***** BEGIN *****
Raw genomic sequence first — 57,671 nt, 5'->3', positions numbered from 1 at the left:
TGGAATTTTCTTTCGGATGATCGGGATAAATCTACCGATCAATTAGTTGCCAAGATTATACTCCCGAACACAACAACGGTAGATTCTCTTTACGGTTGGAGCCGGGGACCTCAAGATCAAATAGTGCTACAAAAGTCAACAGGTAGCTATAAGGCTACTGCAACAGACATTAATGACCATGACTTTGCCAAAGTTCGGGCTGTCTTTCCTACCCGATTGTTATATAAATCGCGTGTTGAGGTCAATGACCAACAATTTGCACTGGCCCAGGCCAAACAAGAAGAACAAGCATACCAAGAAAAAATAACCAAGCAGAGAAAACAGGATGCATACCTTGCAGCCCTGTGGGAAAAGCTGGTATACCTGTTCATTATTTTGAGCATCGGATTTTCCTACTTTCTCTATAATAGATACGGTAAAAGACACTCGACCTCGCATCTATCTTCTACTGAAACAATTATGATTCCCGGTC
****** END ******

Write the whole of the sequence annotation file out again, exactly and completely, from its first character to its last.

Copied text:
Raw genomic sequence first — 57,671 nt, 5'->3', positions numbered from 1 at the left:
TGGAATTTTCTTTCGGATGATCGGGATAAATCTACCGATCAATTAGTTGCCAAGATTATACTCCCGAACACAACAACGGTAGATTCTCTTTACGGTTGGAGCCGGGGACCTCAAGATCAAATAGTGCTACAAAAGTCAACAGGTAGCTATAAGGCTACTGCAACAGACATTAATGACCATGACTTTGCCAAAGTTCGGGCTGTCTTTCCTACCCGATTGTTATATAAATCGCGTGTTGAGGTCAATGACCAACAATTTGCACTGGCCCAGGCCAAACAAGAAGAACAAGCATACCAAGAAAAAATAACCAAGCAGAGAAAACAGGATGCATACCTTGCAGCCCTGTGGGAAAAGCTGGTATACCTGTTCATTATTTTGAGCATCGGATTTTCCTACTTTCTCTATAATAGATACGGTAAAAGACACTCGACCTCGCATCTATCTTCTACTGAAACAATTATGATTCCCGGTC